Fairfax County opens COVID-19 vaccine eligibility to public transit workers and mail carriers

Public transit workers and mail carriers can now register for a COVID-19 vaccine appointment after the Fairfax County Health Department announced another expansion of eligibility, effective today (Tuesday).

Eligible workers include bus drivers, rideshare drivers, and people who work in school and employee bus transportation and special needs transportation. Mail carriers for the U.S. Postal Service and private companies, such as Amazon, FedEx, and UPS, are also now eligible to get vaccinated.

“Employees should be prepared to show some form of work-related identification or paystub as the vaccine appointment could be offered by one of our vaccine partners that may require ID,” the county health department said.

In the past, Fairfax County has organized clinics for specific workers, including working with Inova Health Systems to vaccinate public school employees, but a health department spokesperson says the county is “not planning occupational clinics at this time.”

Newly eligible individuals can join the waitlist for an appointment by registering through the health department website or contacting the department’s call center at 703-324-7404.

After seeing no change for nearly two months, Fairfax County has now opened up appointments to additional essential workers twice in the past week. Grocery store employees and workers in the food, agriculture, and manufacturing sectors became eligible last Wednesday (March 17).

With this latest expansion, eight out of the Virginia Department of Health’s 11 priority groups in phase 1b can sign up to get vaccinated in Fairfax County. The three remaining groups are government officials, religious leaders, and janitorial and cleaning staff.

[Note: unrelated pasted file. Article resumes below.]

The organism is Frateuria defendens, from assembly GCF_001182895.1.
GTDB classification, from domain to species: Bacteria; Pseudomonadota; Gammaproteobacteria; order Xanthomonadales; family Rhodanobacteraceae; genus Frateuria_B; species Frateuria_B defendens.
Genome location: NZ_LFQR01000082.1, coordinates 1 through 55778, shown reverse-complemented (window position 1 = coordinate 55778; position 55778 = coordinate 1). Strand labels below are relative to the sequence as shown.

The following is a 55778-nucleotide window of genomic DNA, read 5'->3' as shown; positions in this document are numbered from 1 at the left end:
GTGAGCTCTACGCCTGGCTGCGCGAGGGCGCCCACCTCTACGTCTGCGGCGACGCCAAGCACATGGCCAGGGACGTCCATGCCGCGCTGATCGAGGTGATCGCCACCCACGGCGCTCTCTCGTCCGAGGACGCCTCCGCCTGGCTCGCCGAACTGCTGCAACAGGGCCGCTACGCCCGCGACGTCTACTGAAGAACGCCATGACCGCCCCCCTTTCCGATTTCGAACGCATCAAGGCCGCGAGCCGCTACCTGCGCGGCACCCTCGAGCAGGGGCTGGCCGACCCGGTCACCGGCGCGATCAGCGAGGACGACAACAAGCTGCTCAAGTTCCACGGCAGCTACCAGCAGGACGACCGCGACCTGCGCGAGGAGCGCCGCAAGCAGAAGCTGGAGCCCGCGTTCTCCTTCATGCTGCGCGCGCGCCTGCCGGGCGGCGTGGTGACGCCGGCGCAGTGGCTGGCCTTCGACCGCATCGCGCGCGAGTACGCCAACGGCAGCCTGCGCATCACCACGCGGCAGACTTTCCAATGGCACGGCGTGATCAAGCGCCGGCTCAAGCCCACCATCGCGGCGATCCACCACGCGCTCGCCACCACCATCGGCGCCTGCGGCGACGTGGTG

As it did last week, the county health department says that increases in supply have enabled it to move through its existing waitlist at a faster pace, keeping the Fairfax Health District on track to enter phase 1c by mid-April and to expand vaccine availability to the general population in phase 2 by May 1.

According to the health department’s vaccine dashboard, Fairfax County received 43,454 doses during the week of March 15-21, which is over 10,000 more doses than it got the previous week and more than double its supply from just three weeks ago.

As of 10 a.m. today, the health department had 89,673 people on its waitlist, about 25% of the 361,619 people who have registered for an appointment with Fairfax County. The county is currently scheduling appointments for people who registered on March 2.

So far, the county health department and its partners have adminstered 322,961 vaccine doses. VDH data shows that 250,585 people in Fairfax County have gotten at least one dose, and 133,978 people have been fully vaccinated — roughly 15% of the county’s adult population.

Even with supplies increasing, jurisdictions in Northern Virginia say they have the capacity to deliver more doses. With additional supplies from the state, Fairfax County could administer 34,000 doses per week, on top of an additional 84,000 doses per week from a mass vaccination facility that Inova is preparing to open in Alexandria by the end of March, according to a letter that the Northern Virginia Regional Commission sent to Gov. Ralph Northam.

“We’re grateful for the increase these last few wks, but we still have over 300K in the region on the waitlist,” Fairfax County Board of Supervisors Chairman Jeff McKay said in a tweet. “We have the capacity to vaccinate equitably/efficiently and are working to get doses to meet demand.”

Photo via Fairfax County Health Department/Twitter

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